A chat with the man to see
FBI Director Robert Mueller met with U.S. News & World Report Editor Brian Duffy and chief legal affairs correspondent Chitra Ragavan in his conference room on the top floor of the J. Edgar Hoover Building to discuss his efforts to transform the bureau into a proactive organization that can identify terrorists and stop them before they strike.
. . . I think we've made substantial progress in building our counterterrorism efforts, and by that I mean the prioritization--the understanding that it's a national priority that has to be managed and directed from headquarters, although the individual information gathering, information collection has to be done by agents and field offices.
On overcoming resistance from FBI agents who want the bureau to remain a traditional crime-fighting organization:
There are always going to be agents out there who think we ought to have stayed in the war on drugs, that we shouldn't have shifted those resources, that we ought to be doing what we traditionally have done in a number of arenas. It could be bank robberies, it could be government fraud, it could be war on drugs--and they've done them for a period of their career, and it will be very difficult for some of them to change.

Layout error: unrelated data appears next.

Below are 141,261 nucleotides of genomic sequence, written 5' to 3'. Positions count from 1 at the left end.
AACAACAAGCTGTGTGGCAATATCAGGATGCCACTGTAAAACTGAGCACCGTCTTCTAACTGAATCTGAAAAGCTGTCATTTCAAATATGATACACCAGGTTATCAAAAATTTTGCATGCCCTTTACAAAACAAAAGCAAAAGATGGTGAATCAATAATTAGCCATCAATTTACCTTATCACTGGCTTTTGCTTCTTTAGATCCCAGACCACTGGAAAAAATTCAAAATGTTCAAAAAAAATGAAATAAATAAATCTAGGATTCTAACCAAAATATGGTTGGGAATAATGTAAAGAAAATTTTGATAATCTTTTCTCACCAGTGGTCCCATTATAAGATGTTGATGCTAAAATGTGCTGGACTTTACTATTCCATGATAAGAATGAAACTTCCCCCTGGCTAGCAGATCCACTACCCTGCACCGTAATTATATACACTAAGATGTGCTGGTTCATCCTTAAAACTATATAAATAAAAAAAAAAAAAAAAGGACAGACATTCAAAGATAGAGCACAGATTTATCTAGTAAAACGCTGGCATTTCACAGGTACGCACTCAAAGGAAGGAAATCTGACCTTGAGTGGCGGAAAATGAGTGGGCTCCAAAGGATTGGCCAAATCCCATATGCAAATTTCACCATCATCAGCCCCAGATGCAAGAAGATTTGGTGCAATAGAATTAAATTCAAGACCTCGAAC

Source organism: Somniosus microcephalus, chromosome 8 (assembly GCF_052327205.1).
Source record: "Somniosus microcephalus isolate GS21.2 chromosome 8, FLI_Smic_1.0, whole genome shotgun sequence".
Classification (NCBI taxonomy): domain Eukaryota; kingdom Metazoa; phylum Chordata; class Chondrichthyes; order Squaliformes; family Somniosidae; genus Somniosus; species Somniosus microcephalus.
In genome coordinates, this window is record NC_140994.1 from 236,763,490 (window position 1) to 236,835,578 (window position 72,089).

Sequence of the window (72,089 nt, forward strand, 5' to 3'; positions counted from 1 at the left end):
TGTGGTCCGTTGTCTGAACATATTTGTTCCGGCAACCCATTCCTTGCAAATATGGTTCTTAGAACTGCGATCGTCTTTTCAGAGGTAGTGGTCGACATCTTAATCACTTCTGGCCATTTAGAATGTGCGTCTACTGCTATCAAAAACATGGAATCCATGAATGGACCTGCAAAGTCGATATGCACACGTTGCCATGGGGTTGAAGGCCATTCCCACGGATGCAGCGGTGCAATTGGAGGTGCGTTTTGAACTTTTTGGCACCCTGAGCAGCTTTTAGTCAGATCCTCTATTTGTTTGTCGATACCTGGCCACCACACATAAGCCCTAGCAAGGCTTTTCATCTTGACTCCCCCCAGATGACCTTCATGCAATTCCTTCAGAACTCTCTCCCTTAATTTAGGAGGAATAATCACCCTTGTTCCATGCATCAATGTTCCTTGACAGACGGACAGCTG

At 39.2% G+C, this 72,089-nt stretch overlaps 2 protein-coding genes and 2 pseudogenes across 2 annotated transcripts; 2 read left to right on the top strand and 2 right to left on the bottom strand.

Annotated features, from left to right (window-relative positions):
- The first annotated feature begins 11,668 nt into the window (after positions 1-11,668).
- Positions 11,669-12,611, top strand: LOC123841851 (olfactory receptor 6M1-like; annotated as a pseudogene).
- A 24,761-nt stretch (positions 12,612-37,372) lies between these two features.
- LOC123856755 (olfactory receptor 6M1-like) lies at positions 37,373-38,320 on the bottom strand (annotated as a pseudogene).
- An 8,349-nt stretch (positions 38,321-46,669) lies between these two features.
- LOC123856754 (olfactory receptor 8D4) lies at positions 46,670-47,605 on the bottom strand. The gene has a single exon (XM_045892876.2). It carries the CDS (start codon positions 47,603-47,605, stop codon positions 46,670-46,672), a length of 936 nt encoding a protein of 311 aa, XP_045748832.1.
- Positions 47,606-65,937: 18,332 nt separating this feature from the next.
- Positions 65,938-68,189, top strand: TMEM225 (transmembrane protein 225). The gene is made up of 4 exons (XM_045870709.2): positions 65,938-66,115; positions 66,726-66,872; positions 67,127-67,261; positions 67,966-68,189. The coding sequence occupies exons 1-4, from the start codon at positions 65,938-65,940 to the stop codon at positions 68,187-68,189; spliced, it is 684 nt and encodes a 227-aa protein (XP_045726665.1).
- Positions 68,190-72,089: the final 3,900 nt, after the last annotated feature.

On the bureau's finding that most of the potential terrorists in the United States are primarily engaged in fundraising activities rather than running active operational cells:
I think, without a question of doubt, there are individuals, either by themselves or aligned with others, who are supportive of terrorist philosophy, theology, and engage primarily, at this point in time perhaps, in fundraising, recruiting, and perhaps in some level of training. Now that does not mean that they are not poised to undertake operations . . . . My concern is and will always be that which we do not know.
On whether the Virtual Case File failure indicates that he has become isolated:
Hopefully not. It is a challenge in any organization not to be isolated. And it's something you always have to fight.
On his management style and whether his demeanor discourages his executives from bringing him bad news:
That's a charged question. I, you know, I mean, I'm probably different things to different people. I tend to think I'm probably fairly demanding in terms of people knowing what they're talking about. And give me the facts, I . . . one of my failings is I'm impatient, I'm impatient . . . to provide support to the agents, to provide the latest technology to make this even a better institution, and that probably, in some cases, is a hindrance. But you know, I can't think of an executive who . . . I could think would be intimidated by me.
And . . . I mean, the fact of the matter is you've got to move forward. And part of it comes from my background. You know, the Marine Corps . . . I took away some lessons from that. In every position I've had, I've had some people who are OK and some people who don't like the way I operate. Often there are people who are used to operating in a different way. And when I come in and have my own way of doing things that's . . . that's not the way they like things to be, but I try . . . I listen hard, and move quickly.
This story appears in the March 28, 2005 print edition of U.S. News & World Report.